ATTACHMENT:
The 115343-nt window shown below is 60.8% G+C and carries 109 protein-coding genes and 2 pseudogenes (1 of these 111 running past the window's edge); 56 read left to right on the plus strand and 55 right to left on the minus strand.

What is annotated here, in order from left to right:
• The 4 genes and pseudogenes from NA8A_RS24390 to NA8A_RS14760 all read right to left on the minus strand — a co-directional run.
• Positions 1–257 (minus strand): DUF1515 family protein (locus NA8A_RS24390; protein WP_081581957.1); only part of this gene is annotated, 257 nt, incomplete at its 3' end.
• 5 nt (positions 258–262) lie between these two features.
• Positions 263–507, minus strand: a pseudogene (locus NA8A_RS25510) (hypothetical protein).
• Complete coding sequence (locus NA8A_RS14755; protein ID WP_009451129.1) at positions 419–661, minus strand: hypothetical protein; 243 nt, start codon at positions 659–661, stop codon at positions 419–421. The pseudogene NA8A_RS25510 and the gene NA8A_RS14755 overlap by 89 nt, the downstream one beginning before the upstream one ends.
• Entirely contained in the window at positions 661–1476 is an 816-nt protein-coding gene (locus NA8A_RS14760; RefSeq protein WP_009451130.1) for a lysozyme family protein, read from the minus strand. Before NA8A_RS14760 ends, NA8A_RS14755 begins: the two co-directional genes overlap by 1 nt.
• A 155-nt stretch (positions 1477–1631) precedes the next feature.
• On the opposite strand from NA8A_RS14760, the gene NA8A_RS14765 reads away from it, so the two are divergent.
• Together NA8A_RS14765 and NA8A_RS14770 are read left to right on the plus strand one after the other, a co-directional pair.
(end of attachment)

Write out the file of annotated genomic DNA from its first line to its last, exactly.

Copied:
The 115343-nt window shown below is 60.8% G+C and carries 109 protein-coding genes and 2 pseudogenes (1 of these 111 running past the window's edge); 56 read left to right on the plus strand and 55 right to left on the minus strand.

What is annotated here, in order from left to right:
• The 4 genes and pseudogenes from NA8A_RS24390 to NA8A_RS14760 all read right to left on the minus strand — a co-directional run.
• Positions 1–257 (minus strand): DUF1515 family protein (locus NA8A_RS24390; protein WP_081581957.1); only part of this gene is annotated, 257 nt, incomplete at its 3' end.
• 5 nt (positions 258–262) lie between these two features.
• Positions 263–507, minus strand: a pseudogene (locus NA8A_RS25510) (hypothetical protein).
• Complete coding sequence (locus NA8A_RS14755; protein ID WP_009451129.1) at positions 419–661, minus strand: hypothetical protein; 243 nt, start codon at positions 659–661, stop codon at positions 419–421. The pseudogene NA8A_RS25510 and the gene NA8A_RS14755 overlap by 89 nt, the downstream one beginning before the upstream one ends.
• Entirely contained in the window at positions 661–1476 is an 816-nt protein-coding gene (locus NA8A_RS14760; RefSeq protein WP_009451130.1) for a lysozyme family protein, read from the minus strand. Before NA8A_RS14760 ends, NA8A_RS14755 begins: the two co-directional genes overlap by 1 nt.
• A 155-nt stretch (positions 1477–1631) precedes the next feature.
• On the opposite strand from NA8A_RS14760, the gene NA8A_RS14765 reads away from it, so the two are divergent.
• Together NA8A_RS14765 and NA8A_RS14770 are read left to right on the plus strand one after the other, a co-directional pair.